The novel is written as a series of documents, a style hearkening back to Dracula, which itself was inspired by the style of Wilkie Collins’ The Woman in White. It opens with the death of Roger Melton and several letters and journal entries, primarily of his great-nephew Ernest Melton, who expects to inherit since his father is the head of the family and he will succeed him. Ernest is obnoxious and insulting in his remarks about all other members of the family whom he thinks himself better than, especially his cousin Rupert Saint Leger. Unfortunately, Ernest is the most interesting character in the novel, completely oblivious to what a prick he is. When Rupert inherits the estate, Ernest is not happy.

We then follow Rupert for the remainder of the novel. Rupert’s inheritance of more than a million pounds is conditional upon his living for a year in his uncle’s castle in the Land of the Blue Mountains on the Dalmatian coast. This is a completely fictional and oddly named country. It is a small country striving to maintain independence against the Turks and basically recalls Romania or Transylvania in Dracula. Soon, Rupert befriends the locals and helps them acquire weapons to fight the Turks.

The title character of the novel now enters the story. On a dark, wet night, she seeks shelter in Rupert’s room, mysteriously appearing there, and asking for permission to warm herself by the fire. He agrees, and although she is dressed in a white shroud, he does not ask questions of her. She flees in the morning, but expresses her gratitude to him and promises to return. Her repeated visits only at night and her wearing of the shroud eventually make him consider she may be a vampire. The suspense about her identity continues because he never asks her questions. She here recalls images of Lucy Westenra after she has become a vampire in Dracula and also the “woman in white” in Collins’ novel. Regardless, Rupert falls in love with her. Then he visits the local church and finds her lying in a glass-topped coffin in the crypt, a sign she is dead, or rather, the undead. However, that she visits him but never seeks to seduce or bite him makes the reader quickly realize she can hardly be a vampire.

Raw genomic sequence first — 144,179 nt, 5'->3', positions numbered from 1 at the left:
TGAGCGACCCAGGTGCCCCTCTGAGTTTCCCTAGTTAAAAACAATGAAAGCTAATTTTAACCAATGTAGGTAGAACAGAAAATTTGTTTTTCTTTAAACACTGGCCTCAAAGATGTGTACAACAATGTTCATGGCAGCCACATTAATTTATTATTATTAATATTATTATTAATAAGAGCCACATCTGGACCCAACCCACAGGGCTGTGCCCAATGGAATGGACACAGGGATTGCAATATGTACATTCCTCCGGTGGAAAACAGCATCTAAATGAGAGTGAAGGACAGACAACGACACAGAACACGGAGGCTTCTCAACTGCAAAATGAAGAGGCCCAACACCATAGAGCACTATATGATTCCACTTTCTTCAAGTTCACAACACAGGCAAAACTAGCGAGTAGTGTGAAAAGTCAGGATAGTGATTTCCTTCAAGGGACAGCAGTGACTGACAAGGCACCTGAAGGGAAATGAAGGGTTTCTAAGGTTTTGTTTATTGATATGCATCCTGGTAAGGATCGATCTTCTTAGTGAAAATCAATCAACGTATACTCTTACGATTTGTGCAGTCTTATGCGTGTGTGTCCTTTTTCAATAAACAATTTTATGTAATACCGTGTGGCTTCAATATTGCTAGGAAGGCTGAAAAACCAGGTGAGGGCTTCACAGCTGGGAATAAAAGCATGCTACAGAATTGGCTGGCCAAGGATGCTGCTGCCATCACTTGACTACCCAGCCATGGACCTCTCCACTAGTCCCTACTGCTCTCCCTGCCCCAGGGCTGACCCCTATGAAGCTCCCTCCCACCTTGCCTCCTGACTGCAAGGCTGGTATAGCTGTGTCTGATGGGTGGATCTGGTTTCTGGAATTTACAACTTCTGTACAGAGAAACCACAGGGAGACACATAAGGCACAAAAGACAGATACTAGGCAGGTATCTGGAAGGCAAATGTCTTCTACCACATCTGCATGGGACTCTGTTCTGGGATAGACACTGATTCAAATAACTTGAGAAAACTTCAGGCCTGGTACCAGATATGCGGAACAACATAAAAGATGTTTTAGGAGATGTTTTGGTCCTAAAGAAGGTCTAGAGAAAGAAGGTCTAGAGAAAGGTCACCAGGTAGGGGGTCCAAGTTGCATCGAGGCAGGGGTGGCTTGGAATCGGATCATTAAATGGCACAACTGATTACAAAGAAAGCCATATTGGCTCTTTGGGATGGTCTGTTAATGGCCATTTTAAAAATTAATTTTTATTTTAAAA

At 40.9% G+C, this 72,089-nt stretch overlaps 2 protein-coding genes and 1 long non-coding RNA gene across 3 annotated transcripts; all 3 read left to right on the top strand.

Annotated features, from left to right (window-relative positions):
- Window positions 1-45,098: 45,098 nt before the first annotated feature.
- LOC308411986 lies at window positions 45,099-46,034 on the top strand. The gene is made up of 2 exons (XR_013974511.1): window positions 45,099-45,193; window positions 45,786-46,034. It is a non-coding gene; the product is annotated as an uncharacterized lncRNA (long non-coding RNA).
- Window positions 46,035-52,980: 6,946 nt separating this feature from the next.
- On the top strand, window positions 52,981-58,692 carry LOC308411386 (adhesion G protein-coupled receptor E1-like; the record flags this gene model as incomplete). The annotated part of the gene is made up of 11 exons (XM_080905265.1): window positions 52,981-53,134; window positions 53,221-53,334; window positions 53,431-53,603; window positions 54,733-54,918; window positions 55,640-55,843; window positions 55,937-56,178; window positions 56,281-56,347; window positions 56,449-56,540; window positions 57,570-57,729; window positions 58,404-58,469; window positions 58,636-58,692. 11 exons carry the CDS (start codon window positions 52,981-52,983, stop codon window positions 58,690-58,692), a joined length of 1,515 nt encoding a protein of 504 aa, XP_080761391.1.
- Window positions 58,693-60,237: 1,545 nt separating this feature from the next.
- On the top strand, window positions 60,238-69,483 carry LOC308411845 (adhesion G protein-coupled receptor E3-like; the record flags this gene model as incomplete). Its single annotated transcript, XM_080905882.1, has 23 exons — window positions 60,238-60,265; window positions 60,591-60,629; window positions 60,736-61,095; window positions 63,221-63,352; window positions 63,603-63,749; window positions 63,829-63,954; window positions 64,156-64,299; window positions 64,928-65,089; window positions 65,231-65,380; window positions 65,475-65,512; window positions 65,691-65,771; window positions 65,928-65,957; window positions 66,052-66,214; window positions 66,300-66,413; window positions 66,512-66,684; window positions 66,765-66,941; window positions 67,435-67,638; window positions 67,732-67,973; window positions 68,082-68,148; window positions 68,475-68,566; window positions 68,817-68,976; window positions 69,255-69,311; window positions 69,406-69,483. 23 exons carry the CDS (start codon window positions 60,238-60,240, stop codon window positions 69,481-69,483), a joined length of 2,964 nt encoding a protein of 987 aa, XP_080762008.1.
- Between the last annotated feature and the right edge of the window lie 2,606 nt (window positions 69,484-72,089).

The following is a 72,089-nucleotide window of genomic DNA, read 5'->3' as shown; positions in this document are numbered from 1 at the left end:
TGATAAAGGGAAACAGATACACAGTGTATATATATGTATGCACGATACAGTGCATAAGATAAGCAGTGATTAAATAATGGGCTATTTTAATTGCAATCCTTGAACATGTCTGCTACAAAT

Here the lady is floating in coffin in the ocean – the crypt does flood but the coffin never becomes a boat.

Before we know it, without learning his female visitor’s identity, Rupert has promised to marry her, no matter what that marriage will mean—even apparently losing his soul. This decision very much recalls the dark marriage that occurs in Charles Maturin’s Melmoth the Wanderer (1820) between the accursed Melmoth and the innocent Immalee, except for the gender reversal of who is innocent here. Even after the nighttime marriage, which turns out to be an Eastern Orthodox ceremony conducted in the church, and not some sort of Black Mass, she tells him while she loves him, she must continue to live in the crypt.

The truth about Rupert’s new wife is revealed when she is kidnapped from the church by Turks. The locals then tell Rupert she is not dead but alive, named Teuta, and daughter of the local Voivode, who has been traveling in America. She had fallen into a trance and been declared dead, but when she woke, the local clergy and political leaders spread a story that she was a vampire. She chose to live up to this story, apparently to protect herself and trick the Turks, by lying in the crypt, but when it had flooded, she had sought the warmth of Rupert’s castle. Of course, once kidnapped, the Turks realize she is not dead.

Rupert now leads a rescue party. However, he has barely saved Teuta before it’s learned that her father has returned and also been kidnapped by the Turks. What follows is the most dramatic moment in the book when Rupert uses his airplane to save the Voivode. He does so by lowering Teuta down from the airplane to where the Voivode is imprisoned in the castle, and then he raises the two back up. At this point we are told Rupert is a giant man and incredibly strong since he can pull up two people into his airplane. Prior to this, no mention is made of Rupert’s great size and strength so the moment is a surprise to the reader. Soon after the Turks are defeated and then the happy ending is prolonged for about two hours’ worth of dull reading.